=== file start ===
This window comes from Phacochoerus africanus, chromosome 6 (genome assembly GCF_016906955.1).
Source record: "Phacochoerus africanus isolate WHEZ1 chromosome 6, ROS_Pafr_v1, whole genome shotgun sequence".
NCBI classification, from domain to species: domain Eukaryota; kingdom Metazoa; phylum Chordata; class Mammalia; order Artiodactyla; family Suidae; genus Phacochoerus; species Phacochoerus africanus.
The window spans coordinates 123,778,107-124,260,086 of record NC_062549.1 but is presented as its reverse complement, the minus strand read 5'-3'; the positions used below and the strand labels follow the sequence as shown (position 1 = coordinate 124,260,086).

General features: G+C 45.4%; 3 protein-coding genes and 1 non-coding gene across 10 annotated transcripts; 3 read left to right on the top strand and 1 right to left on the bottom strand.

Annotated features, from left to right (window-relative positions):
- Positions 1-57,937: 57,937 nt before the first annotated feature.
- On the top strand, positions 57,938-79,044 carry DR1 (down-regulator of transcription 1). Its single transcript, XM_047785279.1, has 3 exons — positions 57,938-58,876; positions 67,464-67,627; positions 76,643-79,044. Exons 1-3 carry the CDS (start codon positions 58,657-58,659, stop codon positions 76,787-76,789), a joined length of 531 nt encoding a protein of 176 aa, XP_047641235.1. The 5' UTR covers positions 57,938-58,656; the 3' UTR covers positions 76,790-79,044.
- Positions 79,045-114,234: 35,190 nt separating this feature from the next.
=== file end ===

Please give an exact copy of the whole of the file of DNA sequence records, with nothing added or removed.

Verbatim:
This window comes from Phacochoerus africanus, chromosome 6 (genome assembly GCF_016906955.1).
Source record: "Phacochoerus africanus isolate WHEZ1 chromosome 6, ROS_Pafr_v1, whole genome shotgun sequence".
NCBI classification, from domain to species: domain Eukaryota; kingdom Metazoa; phylum Chordata; class Mammalia; order Artiodactyla; family Suidae; genus Phacochoerus; species Phacochoerus africanus.
The window spans coordinates 123,778,107-124,260,086 of record NC_062549.1 but is presented as its reverse complement, the minus strand read 5'-3'; the positions used below and the strand labels follow the sequence as shown (position 1 = coordinate 124,260,086).

General features: G+C 45.4%; 3 protein-coding genes and 1 non-coding gene across 10 annotated transcripts; 3 read left to right on the top strand and 1 right to left on the bottom strand.

Annotated features, from left to right (window-relative positions):
- Positions 1-57,937: 57,937 nt before the first annotated feature.
- On the top strand, positions 57,938-79,044 carry DR1 (down-regulator of transcription 1). Its single transcript, XM_047785279.1, has 3 exons — positions 57,938-58,876; positions 67,464-67,627; positions 76,643-79,044. Exons 1-3 carry the CDS (start codon positions 58,657-58,659, stop codon positions 76,787-76,789), a joined length of 531 nt encoding a protein of 176 aa, XP_047641235.1. The 5' UTR covers positions 57,938-58,656; the 3' UTR covers positions 76,790-79,044.
- Positions 79,045-114,234: 35,190 nt separating this feature from the next.